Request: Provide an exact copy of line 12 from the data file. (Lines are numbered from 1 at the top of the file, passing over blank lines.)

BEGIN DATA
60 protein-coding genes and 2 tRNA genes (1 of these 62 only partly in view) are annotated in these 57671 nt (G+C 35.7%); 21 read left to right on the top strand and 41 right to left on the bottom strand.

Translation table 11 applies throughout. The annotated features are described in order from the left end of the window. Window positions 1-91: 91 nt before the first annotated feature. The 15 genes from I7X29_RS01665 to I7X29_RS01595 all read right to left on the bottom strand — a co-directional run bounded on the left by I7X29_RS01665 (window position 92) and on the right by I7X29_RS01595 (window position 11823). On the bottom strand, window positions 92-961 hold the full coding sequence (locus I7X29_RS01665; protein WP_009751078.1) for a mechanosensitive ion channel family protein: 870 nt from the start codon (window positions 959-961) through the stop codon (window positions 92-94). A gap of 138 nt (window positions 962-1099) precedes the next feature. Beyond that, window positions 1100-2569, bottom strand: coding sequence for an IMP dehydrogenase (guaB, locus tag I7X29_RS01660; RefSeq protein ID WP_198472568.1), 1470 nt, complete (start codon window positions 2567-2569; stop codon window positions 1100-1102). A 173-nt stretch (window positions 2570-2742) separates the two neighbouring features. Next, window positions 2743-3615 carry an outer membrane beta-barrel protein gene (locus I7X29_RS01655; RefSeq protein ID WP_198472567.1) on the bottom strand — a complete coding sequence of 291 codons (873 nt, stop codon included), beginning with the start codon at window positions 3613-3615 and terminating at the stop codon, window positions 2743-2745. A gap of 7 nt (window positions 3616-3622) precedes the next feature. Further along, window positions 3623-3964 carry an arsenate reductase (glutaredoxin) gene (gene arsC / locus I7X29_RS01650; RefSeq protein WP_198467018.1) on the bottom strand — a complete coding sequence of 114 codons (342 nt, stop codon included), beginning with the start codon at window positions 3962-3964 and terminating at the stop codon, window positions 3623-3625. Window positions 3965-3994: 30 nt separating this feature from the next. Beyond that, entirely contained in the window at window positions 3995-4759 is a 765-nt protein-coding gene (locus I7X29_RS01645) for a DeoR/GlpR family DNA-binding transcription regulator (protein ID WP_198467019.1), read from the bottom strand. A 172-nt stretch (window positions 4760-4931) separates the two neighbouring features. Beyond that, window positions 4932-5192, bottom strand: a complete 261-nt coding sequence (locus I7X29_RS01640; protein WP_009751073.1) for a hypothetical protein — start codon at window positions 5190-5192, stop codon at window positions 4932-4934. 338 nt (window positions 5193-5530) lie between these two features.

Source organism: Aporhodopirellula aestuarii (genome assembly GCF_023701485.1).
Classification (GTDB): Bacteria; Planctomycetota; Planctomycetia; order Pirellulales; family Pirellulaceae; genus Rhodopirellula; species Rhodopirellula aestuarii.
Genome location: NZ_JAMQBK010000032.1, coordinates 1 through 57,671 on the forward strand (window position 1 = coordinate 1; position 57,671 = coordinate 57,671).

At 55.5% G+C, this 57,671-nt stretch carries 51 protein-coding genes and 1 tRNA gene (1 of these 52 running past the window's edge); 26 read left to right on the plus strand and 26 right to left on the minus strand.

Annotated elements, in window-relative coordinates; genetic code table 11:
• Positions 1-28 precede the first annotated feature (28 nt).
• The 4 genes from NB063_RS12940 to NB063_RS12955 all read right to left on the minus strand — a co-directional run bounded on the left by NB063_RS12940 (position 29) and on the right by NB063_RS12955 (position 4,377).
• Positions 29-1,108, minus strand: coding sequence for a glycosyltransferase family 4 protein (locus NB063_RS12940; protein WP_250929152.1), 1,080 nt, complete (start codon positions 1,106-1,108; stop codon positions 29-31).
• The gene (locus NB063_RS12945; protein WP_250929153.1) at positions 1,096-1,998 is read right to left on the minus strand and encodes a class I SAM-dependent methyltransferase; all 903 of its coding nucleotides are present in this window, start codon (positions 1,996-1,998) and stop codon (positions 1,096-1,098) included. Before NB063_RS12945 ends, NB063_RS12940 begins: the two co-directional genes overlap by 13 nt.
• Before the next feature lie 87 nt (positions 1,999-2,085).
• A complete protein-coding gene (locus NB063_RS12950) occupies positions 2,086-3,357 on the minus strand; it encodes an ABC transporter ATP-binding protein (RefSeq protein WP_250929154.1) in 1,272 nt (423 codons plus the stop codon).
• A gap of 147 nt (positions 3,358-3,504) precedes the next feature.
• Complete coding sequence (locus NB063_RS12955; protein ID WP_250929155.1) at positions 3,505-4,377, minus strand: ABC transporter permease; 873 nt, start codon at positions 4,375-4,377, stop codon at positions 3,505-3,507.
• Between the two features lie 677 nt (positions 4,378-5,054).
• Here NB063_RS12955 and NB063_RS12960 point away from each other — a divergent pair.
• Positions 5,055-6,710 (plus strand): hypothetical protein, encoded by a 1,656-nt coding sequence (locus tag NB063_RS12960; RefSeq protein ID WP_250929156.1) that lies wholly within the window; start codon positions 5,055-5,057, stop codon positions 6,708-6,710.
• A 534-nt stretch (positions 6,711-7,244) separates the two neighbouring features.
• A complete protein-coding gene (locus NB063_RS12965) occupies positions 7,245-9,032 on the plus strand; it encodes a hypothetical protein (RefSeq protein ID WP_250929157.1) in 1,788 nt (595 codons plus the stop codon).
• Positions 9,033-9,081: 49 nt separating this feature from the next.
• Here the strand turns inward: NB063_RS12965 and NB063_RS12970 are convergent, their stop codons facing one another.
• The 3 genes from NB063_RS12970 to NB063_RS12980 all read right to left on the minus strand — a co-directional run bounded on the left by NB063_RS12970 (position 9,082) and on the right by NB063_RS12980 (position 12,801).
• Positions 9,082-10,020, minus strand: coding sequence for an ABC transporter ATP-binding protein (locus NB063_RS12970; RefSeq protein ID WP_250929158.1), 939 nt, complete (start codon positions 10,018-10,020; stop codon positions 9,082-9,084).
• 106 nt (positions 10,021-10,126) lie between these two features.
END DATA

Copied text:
• Before the next feature lie 87 nt (positions 1,999-2,085).